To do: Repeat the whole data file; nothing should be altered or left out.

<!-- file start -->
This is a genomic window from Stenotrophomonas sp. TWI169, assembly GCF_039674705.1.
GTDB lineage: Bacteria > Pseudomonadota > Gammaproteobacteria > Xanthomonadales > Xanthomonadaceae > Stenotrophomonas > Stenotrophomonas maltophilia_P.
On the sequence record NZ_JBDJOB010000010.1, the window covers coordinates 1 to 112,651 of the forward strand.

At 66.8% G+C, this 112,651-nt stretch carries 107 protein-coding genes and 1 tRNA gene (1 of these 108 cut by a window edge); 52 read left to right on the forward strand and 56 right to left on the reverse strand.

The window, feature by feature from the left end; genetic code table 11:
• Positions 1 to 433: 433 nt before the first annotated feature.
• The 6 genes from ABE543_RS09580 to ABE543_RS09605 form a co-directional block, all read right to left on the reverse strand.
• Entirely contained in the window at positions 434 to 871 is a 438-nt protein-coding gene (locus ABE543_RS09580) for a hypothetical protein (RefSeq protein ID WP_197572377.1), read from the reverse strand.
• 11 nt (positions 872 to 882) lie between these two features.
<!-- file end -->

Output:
This is a genomic window from Stenotrophomonas sp. TWI169, assembly GCF_039674705.1.
GTDB lineage: Bacteria > Pseudomonadota > Gammaproteobacteria > Xanthomonadales > Xanthomonadaceae > Stenotrophomonas > Stenotrophomonas maltophilia_P.
On the sequence record NZ_JBDJOB010000010.1, the window covers coordinates 1 to 112,651 of the forward strand.

At 66.8% G+C, this 112,651-nt stretch carries 107 protein-coding genes and 1 tRNA gene (1 of these 108 cut by a window edge); 52 read left to right on the forward strand and 56 right to left on the reverse strand.

The window, feature by feature from the left end; genetic code table 11:
• Positions 1 to 433: 433 nt before the first annotated feature.
• The 6 genes from ABE543_RS09580 to ABE543_RS09605 form a co-directional block, all read right to left on the reverse strand.
• Entirely contained in the window at positions 434 to 871 is a 438-nt protein-coding gene (locus ABE543_RS09580) for a hypothetical protein (RefSeq protein ID WP_197572377.1), read from the reverse strand.
• 11 nt (positions 872 to 882) lie between these two features.